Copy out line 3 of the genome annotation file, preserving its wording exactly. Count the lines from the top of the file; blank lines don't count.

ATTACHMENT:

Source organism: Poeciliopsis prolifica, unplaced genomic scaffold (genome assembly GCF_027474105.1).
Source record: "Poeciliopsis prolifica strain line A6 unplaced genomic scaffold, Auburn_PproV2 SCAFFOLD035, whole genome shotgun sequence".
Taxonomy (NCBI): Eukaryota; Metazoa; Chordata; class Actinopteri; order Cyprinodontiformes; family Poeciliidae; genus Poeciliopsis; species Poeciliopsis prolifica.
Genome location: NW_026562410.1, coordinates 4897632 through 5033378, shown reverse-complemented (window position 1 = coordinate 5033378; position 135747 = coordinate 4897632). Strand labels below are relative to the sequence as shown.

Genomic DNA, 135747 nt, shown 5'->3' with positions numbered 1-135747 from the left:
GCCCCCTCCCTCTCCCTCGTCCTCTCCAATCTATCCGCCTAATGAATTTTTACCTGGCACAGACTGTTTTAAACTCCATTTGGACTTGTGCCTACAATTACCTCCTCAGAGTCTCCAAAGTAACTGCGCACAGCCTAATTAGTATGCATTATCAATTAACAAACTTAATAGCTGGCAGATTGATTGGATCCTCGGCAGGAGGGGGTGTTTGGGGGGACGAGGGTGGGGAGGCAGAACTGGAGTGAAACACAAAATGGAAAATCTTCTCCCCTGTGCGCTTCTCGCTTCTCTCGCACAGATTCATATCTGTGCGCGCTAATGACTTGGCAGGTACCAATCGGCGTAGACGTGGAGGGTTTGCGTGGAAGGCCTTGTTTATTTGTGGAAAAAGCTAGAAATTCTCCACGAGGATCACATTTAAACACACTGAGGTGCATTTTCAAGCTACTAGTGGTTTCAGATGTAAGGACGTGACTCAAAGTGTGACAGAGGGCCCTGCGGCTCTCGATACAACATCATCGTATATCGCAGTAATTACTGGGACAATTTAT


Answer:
Taxonomy (NCBI): Eukaryota; Metazoa; Chordata; class Actinopteri; order Cyprinodontiformes; family Poeciliidae; genus Poeciliopsis; species Poeciliopsis prolifica.